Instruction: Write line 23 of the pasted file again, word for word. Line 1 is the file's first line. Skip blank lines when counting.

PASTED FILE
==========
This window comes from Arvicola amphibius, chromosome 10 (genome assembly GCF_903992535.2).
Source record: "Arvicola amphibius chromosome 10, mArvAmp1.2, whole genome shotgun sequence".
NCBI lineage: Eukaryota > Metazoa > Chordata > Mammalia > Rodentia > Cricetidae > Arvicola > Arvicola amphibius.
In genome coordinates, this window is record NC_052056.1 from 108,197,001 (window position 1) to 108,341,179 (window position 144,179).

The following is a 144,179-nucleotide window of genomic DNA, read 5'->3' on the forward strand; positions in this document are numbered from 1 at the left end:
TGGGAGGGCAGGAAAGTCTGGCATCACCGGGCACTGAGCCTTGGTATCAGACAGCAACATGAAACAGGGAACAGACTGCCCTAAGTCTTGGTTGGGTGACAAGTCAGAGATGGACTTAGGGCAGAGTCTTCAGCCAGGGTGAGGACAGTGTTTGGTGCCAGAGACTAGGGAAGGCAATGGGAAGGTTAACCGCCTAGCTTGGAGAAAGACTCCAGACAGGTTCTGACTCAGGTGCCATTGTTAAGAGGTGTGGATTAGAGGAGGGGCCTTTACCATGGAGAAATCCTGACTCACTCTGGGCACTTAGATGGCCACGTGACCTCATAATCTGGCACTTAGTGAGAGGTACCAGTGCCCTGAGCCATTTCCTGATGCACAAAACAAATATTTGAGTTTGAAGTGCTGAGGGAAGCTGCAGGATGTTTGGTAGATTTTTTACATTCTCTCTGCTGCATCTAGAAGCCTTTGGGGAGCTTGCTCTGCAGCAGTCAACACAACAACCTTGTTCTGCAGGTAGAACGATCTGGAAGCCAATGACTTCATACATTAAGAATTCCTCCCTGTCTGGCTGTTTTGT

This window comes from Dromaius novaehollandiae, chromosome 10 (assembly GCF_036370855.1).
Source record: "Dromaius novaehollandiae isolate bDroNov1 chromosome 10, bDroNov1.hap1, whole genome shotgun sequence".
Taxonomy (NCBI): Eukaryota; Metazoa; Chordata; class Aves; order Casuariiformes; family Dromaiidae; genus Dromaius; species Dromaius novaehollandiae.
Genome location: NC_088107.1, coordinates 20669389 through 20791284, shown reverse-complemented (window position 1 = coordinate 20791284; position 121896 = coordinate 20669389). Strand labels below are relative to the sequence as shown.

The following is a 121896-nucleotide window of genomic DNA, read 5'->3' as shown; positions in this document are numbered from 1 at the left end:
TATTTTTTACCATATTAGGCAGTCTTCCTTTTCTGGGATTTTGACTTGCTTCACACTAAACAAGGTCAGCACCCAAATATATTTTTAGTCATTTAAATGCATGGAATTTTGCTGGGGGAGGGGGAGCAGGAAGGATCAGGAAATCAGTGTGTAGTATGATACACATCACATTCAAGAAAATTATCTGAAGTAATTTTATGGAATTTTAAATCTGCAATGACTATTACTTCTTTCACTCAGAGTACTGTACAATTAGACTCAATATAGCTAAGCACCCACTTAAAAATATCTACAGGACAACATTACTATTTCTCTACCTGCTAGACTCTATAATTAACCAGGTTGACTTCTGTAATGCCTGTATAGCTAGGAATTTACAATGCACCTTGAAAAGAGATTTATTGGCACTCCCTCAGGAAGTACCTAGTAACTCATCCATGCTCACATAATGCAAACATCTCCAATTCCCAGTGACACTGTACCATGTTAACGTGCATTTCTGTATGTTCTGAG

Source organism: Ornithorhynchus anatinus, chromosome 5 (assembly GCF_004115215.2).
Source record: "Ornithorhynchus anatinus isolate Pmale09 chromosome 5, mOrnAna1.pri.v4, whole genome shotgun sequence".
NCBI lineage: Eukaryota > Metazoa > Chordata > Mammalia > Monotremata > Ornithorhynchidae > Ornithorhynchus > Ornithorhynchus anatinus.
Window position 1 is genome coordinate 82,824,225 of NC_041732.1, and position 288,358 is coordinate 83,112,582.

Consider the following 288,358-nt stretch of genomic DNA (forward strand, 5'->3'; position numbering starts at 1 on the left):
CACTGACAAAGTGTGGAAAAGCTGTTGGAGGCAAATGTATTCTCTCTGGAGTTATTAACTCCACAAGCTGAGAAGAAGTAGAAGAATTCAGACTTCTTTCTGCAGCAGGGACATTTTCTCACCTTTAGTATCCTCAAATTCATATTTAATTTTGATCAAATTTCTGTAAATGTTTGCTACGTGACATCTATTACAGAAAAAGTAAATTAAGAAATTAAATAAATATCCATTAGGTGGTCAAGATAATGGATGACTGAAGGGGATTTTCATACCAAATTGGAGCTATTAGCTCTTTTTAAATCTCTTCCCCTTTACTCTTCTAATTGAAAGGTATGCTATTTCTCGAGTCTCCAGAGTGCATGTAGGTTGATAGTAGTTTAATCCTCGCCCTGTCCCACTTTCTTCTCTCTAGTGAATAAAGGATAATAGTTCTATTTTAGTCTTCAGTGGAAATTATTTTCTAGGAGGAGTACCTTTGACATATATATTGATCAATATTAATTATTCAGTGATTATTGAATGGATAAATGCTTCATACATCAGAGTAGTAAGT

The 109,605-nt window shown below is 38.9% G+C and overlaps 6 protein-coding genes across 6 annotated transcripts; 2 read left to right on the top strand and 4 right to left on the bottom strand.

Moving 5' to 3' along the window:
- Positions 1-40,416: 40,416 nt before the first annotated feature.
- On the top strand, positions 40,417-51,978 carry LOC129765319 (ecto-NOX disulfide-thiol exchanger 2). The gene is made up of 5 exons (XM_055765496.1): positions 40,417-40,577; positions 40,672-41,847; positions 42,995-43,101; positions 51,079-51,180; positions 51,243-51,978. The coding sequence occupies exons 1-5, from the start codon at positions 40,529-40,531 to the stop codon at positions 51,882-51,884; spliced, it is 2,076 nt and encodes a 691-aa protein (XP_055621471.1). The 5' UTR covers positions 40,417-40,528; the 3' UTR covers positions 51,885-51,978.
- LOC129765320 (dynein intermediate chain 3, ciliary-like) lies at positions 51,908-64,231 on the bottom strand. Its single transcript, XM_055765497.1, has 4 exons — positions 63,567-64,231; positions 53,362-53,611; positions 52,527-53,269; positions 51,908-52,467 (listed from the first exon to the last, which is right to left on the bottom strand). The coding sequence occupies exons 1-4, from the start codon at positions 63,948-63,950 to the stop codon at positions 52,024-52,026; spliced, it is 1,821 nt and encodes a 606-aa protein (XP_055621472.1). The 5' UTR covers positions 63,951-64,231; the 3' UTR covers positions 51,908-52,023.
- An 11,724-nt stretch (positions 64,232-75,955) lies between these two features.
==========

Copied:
- LOC129765320 (dynein intermediate chain 3, ciliary-like) lies at positions 51,908-64,231 on the bottom strand. Its single transcript, XM_055765497.1, has 4 exons — positions 63,567-64,231; positions 53,362-53,611; positions 52,527-53,269; positions 51,908-52,467 (listed from the first exon to the last, which is right to left on the bottom strand). The coding sequence occupies exons 1-4, from the start codon at positions 63,948-63,950 to the stop codon at positions 52,024-52,026; spliced, it is 1,821 nt and encodes a 606-aa protein (XP_055621472.1). The 5' UTR covers positions 63,951-64,231; the 3' UTR covers positions 51,908-52,023.